Tuesday, June 19, 2012

If You Can't Graph It, It doesn't Count

To adapt a phrase by Tom Cruise’s Jerry Maguire, “Show me the data!”  Schools have become data-driven organizations.  We can no longer just say, “Johnny can’t read.”  We have to prove it.  And we have to clearly identify where the problems are through error analysis.  Does “can’t read” mean he can’t sound out words, doesn’t read fluently, or doesn’t understand what he read?  Is the content unfamiliar?  The reading level too high?  Is he a sight-reader?  Does he have working memory issues?  How does his inability to read play out in other subject areas?
Data can answer all of these.  But you have to know what to collect, how to collect it, how to graph it, and how to interpret it.  Should I use frequency data, latency, interval?  How many data points do I need to identify a trend?  And who has time to do all that?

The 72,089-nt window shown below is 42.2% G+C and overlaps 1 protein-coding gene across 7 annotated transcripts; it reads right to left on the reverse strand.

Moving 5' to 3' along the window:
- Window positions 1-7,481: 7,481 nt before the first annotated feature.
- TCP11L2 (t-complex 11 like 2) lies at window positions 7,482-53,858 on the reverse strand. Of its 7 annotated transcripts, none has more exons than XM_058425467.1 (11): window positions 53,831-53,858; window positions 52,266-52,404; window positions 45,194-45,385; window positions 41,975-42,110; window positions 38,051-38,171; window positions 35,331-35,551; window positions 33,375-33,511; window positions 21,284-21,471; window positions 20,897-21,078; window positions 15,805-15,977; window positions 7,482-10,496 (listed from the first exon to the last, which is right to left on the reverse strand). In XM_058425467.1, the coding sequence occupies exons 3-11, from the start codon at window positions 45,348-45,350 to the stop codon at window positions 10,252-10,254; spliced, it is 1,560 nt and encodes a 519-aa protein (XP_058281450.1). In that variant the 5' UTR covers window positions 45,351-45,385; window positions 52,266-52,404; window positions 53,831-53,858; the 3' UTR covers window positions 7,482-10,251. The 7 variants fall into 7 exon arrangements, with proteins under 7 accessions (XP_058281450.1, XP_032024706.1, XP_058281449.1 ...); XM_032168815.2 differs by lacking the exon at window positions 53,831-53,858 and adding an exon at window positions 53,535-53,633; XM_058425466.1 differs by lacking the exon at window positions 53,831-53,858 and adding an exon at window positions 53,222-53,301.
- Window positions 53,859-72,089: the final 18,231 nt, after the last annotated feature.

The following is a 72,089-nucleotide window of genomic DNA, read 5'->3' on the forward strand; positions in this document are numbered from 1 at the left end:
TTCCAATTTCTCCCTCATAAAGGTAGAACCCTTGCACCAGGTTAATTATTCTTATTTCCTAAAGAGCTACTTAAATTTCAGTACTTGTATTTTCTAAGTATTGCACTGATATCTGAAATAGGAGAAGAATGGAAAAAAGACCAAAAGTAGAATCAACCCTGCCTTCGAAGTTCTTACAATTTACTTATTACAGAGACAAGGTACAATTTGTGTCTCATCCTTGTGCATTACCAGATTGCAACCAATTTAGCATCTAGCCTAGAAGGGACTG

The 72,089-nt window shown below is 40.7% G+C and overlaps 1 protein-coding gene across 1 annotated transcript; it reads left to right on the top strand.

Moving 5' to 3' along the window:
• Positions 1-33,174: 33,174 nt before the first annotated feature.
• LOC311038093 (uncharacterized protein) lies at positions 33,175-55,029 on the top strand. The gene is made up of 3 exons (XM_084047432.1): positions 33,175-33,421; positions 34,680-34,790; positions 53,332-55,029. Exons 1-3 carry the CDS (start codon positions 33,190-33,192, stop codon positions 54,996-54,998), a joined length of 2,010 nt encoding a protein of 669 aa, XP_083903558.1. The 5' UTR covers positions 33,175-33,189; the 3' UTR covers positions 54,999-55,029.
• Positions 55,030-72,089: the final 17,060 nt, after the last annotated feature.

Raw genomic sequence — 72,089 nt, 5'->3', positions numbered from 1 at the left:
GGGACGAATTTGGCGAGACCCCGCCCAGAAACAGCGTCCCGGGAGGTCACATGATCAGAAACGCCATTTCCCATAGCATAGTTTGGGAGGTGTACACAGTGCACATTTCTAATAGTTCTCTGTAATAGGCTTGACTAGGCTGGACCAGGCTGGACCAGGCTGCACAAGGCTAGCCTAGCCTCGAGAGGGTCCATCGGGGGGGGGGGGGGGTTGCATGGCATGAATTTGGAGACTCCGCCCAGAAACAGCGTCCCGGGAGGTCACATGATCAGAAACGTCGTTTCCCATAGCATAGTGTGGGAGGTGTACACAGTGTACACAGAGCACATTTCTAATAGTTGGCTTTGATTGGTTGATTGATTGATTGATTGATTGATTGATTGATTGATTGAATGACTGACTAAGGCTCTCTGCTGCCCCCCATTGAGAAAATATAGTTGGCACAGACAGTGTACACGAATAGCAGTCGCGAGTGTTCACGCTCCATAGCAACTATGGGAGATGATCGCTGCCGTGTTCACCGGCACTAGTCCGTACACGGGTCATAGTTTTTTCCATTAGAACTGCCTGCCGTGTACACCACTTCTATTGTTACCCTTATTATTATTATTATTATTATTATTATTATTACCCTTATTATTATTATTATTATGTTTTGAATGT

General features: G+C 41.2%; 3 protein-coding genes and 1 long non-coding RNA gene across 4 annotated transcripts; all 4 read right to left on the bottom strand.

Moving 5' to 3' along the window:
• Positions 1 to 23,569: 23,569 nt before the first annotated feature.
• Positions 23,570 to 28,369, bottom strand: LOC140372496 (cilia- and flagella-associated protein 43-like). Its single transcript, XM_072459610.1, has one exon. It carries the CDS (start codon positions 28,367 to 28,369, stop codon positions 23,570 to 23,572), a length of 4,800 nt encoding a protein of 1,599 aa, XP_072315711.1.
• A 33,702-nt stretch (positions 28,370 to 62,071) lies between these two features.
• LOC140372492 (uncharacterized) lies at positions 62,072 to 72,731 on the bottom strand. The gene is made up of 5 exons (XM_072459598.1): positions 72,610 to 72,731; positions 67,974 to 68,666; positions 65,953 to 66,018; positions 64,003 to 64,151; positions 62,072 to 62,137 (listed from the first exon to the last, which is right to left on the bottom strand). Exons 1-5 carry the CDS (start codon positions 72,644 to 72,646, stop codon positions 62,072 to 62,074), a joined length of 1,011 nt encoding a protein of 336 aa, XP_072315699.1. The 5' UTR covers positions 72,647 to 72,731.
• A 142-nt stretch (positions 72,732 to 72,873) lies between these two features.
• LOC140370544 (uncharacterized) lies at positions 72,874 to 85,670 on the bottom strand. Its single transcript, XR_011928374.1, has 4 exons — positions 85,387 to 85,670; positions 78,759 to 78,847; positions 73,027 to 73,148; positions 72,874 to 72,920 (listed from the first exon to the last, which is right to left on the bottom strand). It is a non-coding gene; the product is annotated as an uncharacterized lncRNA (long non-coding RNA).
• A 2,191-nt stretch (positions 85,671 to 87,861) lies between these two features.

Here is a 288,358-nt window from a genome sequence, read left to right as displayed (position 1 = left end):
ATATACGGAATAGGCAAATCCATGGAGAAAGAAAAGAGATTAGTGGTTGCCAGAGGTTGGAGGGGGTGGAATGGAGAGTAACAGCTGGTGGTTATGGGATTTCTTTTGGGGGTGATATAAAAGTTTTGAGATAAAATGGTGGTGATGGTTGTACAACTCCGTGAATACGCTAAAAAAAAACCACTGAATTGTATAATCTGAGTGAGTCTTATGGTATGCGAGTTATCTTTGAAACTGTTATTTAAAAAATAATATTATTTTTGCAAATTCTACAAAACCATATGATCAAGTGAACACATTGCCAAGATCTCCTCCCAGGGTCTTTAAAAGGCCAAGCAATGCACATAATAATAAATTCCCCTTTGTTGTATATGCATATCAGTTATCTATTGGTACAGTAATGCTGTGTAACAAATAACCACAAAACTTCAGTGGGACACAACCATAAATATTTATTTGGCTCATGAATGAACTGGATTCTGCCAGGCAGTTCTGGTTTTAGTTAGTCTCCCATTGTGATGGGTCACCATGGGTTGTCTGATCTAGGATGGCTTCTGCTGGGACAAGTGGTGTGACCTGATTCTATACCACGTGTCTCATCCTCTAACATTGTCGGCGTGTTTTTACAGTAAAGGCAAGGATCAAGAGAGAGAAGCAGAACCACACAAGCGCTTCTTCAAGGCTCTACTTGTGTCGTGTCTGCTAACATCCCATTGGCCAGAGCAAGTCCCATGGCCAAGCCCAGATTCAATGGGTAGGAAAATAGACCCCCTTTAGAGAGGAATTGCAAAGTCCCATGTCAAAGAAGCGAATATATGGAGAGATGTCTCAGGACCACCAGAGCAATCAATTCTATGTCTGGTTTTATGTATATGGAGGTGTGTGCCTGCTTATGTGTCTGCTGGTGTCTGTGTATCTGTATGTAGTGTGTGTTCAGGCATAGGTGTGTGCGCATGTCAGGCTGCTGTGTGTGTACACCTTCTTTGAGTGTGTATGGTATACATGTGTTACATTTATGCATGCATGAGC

In the era of Responsiveness to Intervention, Child Study Teams, and clearly defined accountability standards for kids with disabilities, we have no choice but to use data to make sound educational decisions.  Looking at grades, test scores, and work samples won’t cut it.  Unfortunately, most of us are pretty uncomfortable with data collection and statistical analyses.

You don’t need a degree in Statistics to use data to your advantage.  Take a look at the online learning module offered by PLC Consultants.  It could be just what you or staff needs to take the guesswork out of data.

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